This paper has focussed almost exclusively on the role of economic considerations in the selection of crime reduction interventions, using a gated community prevention approach as illustration. However, as the EMMIE acronym indicates, decisions about programme implementation invlove many more considerations than simply CBA (College of Policing UK 2017; Johnson et al. 2015). EMMIE highlights the difficult choices that often need to be made about programme implementation, choices that depend on much more than financial considerations. In particular, mechanisms, moderators and implementation factors highlight just how context-specific interventions may be—what works in one circumstance may not work in another seemingly similar situation. Moreover, as Johnson et al. (2015) point out, the available research on crime reduction activities varies enormously in quality. Information about costs is especially difficult to find. It is very noticeable that in the systematic reviews presented in the College of Policing UK (2017) Crime Reduction Toolkit, the economic costs cell is frequently empty. Likewise, we acknowledge that the current paper presents little in the way of empirical economic data. Our ambition with this paper has been limited to suggesting a way forward that might help redress the current dearth of high quality economic data around crime reduction activities.
There are considerable opportunities and challenges for CBA using advanced data analytics, and the Smart MCBT proposed in this paper represents a step forward. Although the Smart MCBT is currently under development, future work will test and evaluate the concepts and methodology set out in this paper. Moreover, while we have focussed on the use of the Smart MCBT in crime prevention, it can be used in any policy context, whether it be concerned with crime, health, education, business management and so on. The question about whether, and how, ML and data science can improve and modify policy decision making remains an empirical question. Future evaluation of Smart MCBT is not restricted to the accuracy of cost estimates, but also a range of factors that includes user satisfaction metrics, time spent for data entry, frequency of input errors and the utility of knowledge discovery features for end users. At a broader scale, the role and meaning of such tools in a policy and governance context requires further critical attention. Although such tools offer numerous benefits and enhancements to policy decision making under austerity, attention must also be given to how data science and ML techniques and methodologies reconfigure the policy making setting itself—including the impact on stakeholders.
The Manning Cost–Benefit Tools (excel version) can be downloaded free from http://csrm.cass.anu.edu.au/research/projects/manning-cost-benefit-tool or http://whatworks.college.police.uk/Research/Pages/Cost_Benefit_Tool.aspx; an online demo app version can be accessed from https://dmm.anu.edu.au/Criminology-Demo/—here an email will need to be sent to the lead author of this paper to request a username and login.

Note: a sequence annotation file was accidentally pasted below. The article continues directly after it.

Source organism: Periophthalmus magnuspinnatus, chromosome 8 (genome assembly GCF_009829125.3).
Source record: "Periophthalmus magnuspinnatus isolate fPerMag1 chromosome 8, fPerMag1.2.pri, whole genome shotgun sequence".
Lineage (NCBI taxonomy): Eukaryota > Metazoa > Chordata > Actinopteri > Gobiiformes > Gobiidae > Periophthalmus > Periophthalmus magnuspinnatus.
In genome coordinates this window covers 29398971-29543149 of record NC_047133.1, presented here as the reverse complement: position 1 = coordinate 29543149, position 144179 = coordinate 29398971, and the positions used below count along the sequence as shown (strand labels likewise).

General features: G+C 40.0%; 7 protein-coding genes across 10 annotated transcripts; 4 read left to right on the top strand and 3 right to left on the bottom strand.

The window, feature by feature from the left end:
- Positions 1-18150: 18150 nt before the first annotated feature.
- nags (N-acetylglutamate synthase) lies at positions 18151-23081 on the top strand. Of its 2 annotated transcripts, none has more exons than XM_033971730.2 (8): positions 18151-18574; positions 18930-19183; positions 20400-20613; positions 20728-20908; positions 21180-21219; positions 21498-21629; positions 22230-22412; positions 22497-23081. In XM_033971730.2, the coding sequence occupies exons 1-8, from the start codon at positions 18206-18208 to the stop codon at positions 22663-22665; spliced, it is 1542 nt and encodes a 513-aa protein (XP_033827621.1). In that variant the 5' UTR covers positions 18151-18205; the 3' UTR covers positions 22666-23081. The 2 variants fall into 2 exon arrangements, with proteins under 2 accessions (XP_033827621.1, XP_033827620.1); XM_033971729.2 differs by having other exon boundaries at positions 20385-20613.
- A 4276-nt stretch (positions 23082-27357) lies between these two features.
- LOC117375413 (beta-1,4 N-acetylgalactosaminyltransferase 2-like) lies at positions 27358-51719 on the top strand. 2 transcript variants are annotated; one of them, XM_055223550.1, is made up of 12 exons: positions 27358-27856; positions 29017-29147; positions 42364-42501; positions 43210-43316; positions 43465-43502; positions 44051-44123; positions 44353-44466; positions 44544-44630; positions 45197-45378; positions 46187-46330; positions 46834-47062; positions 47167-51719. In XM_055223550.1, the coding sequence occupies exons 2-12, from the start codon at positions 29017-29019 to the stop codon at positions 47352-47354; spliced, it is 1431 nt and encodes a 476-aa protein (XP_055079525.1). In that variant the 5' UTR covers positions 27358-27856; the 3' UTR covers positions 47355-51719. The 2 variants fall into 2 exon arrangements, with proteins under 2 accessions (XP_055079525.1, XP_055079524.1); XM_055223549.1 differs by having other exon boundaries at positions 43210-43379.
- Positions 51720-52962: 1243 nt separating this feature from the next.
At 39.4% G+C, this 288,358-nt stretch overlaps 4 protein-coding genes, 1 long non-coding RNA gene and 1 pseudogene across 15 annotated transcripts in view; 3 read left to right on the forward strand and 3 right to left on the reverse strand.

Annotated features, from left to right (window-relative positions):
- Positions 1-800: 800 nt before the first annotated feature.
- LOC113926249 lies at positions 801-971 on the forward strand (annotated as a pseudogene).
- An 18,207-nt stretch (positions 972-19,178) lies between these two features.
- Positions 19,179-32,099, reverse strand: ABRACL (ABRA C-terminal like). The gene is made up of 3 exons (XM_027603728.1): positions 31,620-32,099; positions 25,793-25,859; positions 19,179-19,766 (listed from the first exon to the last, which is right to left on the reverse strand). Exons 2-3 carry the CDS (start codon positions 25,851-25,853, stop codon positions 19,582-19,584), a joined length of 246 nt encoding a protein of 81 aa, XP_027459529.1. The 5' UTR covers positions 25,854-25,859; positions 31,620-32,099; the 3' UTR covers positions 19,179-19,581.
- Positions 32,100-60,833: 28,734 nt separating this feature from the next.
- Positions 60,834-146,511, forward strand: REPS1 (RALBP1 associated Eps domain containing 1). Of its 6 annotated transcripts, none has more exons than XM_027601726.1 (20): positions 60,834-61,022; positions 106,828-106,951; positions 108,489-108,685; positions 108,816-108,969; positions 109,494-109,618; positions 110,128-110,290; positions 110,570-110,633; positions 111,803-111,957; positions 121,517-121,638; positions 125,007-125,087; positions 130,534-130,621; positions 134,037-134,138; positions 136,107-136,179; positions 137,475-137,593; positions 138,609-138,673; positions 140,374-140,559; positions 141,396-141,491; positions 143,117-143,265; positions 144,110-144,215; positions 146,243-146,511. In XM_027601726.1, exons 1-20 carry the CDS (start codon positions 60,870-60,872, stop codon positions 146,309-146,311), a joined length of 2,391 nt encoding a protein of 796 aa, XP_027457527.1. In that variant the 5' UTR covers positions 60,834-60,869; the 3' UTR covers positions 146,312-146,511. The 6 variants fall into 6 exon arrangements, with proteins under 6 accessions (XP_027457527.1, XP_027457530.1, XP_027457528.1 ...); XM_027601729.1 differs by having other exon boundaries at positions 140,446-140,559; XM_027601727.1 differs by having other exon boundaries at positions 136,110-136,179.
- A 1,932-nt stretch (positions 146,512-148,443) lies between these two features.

Analogous estimation uses a similar past project to estimate the duration or cost of a current project.
This method adopts the optimism correction bias scale providing a correction percentage for the estimation of cost according to the confidence grade of cost data.
The proportion of costs of an item that would be deemed as intervention-specific. The fraction can be estimated based on the proportion of time spent (e.g. a police officer spending 3 out of 7 working hours a day on the intervention) or space of a capital arranged for the intervention (e.g. an office building shared among different teams and units).
“Transfer payments are benefits that are received by an individual through special entitlement programs and other (usually government) mechanisms which redistribute income from one group to another” (Frisman and Rosenheck 1996, p. 534).
A measure of the relative harm from a crime or set of crimes that assist in the estimation of returns on investment from a given intervention. Refer to Curtis-Ham and Walton (2017) for an example of the application of a harm index.
Calculated Cost–Benefit Analysis Database
effect, mechanisms, moderate, implementation and economic
missing at random
Multiple Imputation by Chained Equations
support vector machines
The Manning Cost–Benefit Tool
Washington State Institute of Public Policy’s
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MM was responsible for managing the development and conceptualization of the paper, conceptualization of the model presented, and writing of the paper. GTWW and Timothy Graham were responsible for the conceptualization of the model presented and writing of the paper. TR, PC, KT, RW and TM provided feedback and advice on components of the theoretical model and contributed to the writing of the paper. PS provided assistance in the development of the case study and contributed to the writing of the paper. All authors read and approved the final manuscript.
The authors declare that they have no competing interests.
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Manning, M., Wong, G.T.W., Graham, T. et al. Towards a ‘smart’ cost–benefit tool: using machine learning to predict the costs of criminal justice policy interventions. Crime Sci 7, 12 (2018). https://doi.org/10.1186/s40163-018-0086-4
- Cost–benefit analysis
- Machine learning
- Cost–benefit tools
- Data science